Spirit Exit is Caterina Barbieri’s time machine, primarily composed with a modular synth rig she thinks of more like a mechanical fortune teller. Whereas previous releases were constructed on lengthy tours, capturing only snapshots of continually evolving works, Spirit Exit represents the producer’s first album fully written and recorded in her home studio amidst Milan’s two-month pandemic lockdown in 2020. It was during this extended isolation she found inspiration from female philosophers, mystics and poets spread across time, but united in their strength at cultivating vast internal worlds. St. Teresa D’Avila’s foundational 16th century mystical text The Interior Castle, philosopher Rosi Braidotti’s posthuman theories and the metaphysical poetry of Emily Dickinson act as thematic anchors throughout Spirit Exit, imbuing a life and death gravity into the composer’s most perception-altering music to date.

More than any release before it, Spirit Exit crystallizes Barbieri’s densely layered, blindingly bright synth arrangements while introducing stunning new elements that feel as if they’ve always belonged. Strings and guitar flawlessly thread into the composer’s web of modular patches, while her revelatory singing voice often cuts right through them. Melodies remain Barbieri’s great passion and obsession — she thinks of them as knots she’s trying to untangle, existential metaphors formed through tensely spiraling arpeggios — and on Spirit Exit they grow as large as planets before cracking into atoms. Parts of one song can haunt another. The synth progression unraveling through “Knot Of Spirit” is reborn on “Broken Melody”, an explosive peak with vocals that flash like a lightning storm. The sweeping “At Your Gamut” perfects the producer’s dramatic, slow-burning openers, but in her first ever use of sampling, it later gets crushed, accelerated and unrecognizably transformed into the ghostly hook surging through “Terminal Clock” — an otherworldly sound rushing across what feels like the artist’s first track for a dancefloor.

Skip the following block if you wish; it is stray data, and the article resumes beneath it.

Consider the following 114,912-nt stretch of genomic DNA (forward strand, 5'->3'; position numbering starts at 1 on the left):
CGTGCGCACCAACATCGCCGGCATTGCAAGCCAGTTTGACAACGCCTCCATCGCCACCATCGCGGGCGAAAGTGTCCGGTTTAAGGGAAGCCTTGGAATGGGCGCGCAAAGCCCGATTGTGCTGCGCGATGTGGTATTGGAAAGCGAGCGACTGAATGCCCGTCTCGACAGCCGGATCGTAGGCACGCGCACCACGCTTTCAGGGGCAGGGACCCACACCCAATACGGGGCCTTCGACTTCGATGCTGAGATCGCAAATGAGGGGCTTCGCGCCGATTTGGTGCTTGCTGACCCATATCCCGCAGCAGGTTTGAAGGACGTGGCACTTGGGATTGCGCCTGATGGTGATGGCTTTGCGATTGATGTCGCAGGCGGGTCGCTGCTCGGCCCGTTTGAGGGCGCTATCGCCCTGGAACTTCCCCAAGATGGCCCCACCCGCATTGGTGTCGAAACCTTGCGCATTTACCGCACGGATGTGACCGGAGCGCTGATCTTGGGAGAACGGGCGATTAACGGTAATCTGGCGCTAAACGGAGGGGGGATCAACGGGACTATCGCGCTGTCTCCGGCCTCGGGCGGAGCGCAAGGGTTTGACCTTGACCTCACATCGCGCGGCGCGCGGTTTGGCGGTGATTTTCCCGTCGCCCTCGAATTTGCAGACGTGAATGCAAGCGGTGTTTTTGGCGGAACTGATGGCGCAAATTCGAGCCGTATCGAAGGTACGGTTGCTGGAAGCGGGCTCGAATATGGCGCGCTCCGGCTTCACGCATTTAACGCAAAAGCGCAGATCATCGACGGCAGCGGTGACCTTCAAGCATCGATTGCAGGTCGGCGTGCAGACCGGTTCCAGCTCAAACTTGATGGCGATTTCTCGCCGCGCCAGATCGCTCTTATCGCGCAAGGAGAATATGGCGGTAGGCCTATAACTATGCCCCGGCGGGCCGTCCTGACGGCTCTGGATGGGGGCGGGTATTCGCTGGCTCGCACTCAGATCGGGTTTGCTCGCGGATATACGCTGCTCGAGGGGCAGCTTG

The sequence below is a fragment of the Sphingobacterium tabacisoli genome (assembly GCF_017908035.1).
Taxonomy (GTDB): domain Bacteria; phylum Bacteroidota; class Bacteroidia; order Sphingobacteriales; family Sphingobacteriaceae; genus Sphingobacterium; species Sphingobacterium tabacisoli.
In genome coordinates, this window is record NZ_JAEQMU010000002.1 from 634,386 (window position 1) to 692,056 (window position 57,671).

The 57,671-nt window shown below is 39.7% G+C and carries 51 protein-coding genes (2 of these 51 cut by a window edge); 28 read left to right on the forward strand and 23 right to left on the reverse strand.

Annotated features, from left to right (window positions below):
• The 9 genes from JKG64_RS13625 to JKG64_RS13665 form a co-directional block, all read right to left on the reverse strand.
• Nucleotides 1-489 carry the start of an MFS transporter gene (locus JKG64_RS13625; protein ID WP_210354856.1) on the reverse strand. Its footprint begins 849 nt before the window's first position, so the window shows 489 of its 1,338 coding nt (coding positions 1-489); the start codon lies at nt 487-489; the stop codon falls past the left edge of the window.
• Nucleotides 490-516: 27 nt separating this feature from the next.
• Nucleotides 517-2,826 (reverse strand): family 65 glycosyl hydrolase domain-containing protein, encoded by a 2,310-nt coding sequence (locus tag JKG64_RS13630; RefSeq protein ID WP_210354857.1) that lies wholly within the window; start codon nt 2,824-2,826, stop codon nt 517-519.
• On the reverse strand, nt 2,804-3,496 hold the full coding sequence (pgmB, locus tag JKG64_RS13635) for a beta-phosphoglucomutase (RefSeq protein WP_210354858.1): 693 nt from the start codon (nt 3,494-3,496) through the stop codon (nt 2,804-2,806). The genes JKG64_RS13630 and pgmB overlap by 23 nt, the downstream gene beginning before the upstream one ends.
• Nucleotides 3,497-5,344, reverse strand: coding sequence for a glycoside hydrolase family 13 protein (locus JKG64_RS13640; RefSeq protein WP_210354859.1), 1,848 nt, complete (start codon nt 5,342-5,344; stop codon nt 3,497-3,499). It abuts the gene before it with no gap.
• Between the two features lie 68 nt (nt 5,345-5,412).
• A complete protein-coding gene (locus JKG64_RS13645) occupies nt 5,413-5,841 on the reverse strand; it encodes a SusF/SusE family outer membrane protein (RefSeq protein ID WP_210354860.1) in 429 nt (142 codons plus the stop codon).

Caterina Barbieri’s music has always transported listeners, its perpetual movement achieved through complexities that needn’t be solved, but simply felt. Spirit Exit articulates that endless ascension — destination unknown, resolution always just out of reach — with a newfound humanity. It’s the result of a one-of-a-kind artist deeply reflecting on what music means to them, only to return with an even greater understanding of what it can be. As the album closes on “The Landscape Listens” — a song that approaches death with all the gentle grace of Brian Eno’s “An Ending (Ascent)” —  it brings to mind the full line of Emily Dickinson’s poem “There’s a certain slant of light”. “When it comes — the landscape listens / Shadows — hold their breath.” Spirit Exit is a special kind of seance, an album so otherworldly and inexplicably moving it leaves even its ghosts in a stunned silence.”

Caterina Barbieri launches her new label platform light-years with the single release of “Knot of Spirit” featuring vocals by American artist Lyra Pramuk. The track functions like a statement of intent from the Italian composer and musician as she gestures towards the kind of enchanted and transmutational music-worlds that she will welcome onto the light-years label.

With a title evoking a metaphysical state of unresolved tension and enigma, “Knot of Spirit” blends synth and vocals into a sonic vertigo which oscillates alluringly between the mystical and the hallucinatory. Barbieri’s whirling, haunting synth patterns interweave with Pramuk’s other-worldly vocals into mirages of transcendence: time accelerates and decelerates in a trancelike spiral that erases any distinction between the inner and the outer worlds.

Barbieri pairs the single with a surreal oil painting by Russian artist Dasha Kuznetsova. The artwork seems to emanate from that same subconscious underworld of spontaneous and unmediated emotionality which Barbieri can uniquely conjure at the heights of her musical powers. This is a work of catharsis, a dark descent into the ineffable with an explosive, poignant and uncontrolled finale, “Knot of Spirit” is an erratic journey of impassioned endurance with the handbrakes off.


Oil Painting by Dasha Kuznetsova
Hand embroidery lettering by Tulpess
Video animation by Davide Busnelli.